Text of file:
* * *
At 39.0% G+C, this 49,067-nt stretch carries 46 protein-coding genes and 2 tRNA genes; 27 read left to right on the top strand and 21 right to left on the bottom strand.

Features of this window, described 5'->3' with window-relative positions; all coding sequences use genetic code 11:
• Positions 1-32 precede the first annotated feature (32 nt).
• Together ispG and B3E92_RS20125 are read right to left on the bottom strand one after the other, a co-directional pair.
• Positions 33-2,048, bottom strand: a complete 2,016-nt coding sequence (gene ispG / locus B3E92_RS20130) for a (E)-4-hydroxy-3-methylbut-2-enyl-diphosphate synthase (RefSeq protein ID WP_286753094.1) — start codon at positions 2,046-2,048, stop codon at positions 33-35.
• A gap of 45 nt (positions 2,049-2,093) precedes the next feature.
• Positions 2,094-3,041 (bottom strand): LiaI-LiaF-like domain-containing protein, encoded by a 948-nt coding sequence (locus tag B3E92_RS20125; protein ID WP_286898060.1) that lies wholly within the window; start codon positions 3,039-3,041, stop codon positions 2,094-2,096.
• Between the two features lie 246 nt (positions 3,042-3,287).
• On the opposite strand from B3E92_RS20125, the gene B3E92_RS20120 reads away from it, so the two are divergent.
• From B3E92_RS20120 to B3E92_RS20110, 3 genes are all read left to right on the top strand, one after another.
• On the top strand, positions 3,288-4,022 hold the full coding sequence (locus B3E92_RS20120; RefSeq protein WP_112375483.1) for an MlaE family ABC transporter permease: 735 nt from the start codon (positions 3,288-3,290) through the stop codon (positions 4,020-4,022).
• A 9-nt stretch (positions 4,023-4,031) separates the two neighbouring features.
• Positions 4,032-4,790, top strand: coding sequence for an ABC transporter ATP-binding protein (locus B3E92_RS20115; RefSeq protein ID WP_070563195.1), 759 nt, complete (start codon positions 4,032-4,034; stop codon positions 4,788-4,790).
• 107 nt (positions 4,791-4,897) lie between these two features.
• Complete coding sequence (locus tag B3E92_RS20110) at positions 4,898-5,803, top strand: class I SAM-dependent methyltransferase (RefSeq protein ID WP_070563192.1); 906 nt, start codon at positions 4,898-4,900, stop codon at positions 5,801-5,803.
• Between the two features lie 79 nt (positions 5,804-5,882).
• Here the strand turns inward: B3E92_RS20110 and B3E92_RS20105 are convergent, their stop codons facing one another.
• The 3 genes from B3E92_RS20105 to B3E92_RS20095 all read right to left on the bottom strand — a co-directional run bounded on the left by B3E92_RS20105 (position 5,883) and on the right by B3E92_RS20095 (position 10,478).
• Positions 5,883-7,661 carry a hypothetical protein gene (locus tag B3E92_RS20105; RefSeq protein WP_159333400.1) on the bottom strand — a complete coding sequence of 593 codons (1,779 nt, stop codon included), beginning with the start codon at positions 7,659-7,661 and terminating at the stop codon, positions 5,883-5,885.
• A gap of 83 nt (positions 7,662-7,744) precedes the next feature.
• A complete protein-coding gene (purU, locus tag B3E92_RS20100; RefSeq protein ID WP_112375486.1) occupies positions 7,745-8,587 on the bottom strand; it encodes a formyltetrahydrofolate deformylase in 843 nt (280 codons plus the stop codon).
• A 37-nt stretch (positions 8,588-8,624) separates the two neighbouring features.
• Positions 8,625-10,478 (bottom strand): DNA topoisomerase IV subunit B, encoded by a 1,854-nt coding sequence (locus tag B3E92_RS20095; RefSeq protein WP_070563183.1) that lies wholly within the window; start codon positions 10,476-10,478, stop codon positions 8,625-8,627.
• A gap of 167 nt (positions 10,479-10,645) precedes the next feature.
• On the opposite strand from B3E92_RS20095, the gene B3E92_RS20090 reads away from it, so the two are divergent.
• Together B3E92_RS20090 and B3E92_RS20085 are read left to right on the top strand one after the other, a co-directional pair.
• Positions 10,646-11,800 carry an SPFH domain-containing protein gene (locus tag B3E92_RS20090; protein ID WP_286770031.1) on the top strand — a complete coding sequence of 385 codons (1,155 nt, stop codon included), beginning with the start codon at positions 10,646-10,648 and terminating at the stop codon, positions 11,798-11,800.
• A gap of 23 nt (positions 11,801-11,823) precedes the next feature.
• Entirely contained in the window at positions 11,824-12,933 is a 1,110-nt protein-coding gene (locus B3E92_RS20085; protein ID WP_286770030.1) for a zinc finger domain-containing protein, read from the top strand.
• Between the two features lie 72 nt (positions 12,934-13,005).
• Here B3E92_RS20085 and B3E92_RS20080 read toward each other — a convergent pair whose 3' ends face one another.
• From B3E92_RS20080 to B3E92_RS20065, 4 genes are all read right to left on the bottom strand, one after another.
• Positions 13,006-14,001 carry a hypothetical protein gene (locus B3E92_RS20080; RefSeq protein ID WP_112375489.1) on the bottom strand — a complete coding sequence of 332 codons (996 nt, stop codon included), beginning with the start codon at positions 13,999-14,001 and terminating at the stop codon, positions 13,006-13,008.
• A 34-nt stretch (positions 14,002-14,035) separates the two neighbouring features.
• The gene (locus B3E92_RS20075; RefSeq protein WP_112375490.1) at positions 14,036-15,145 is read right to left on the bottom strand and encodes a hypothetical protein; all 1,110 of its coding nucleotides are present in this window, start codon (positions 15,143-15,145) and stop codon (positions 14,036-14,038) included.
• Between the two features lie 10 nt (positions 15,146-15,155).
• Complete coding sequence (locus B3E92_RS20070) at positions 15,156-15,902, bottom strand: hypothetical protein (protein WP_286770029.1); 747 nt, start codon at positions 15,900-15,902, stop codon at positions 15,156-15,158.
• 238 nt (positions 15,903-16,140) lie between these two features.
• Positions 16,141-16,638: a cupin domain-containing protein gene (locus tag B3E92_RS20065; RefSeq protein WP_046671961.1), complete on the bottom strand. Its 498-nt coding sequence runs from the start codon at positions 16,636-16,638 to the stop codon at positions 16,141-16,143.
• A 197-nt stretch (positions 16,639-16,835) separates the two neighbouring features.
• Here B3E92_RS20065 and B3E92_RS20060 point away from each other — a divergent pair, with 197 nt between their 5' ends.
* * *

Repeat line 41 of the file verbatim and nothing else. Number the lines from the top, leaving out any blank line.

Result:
• Here B3E92_RS20065 and B3E92_RS20060 point away from each other — a divergent pair, with 197 nt between their 5' ends.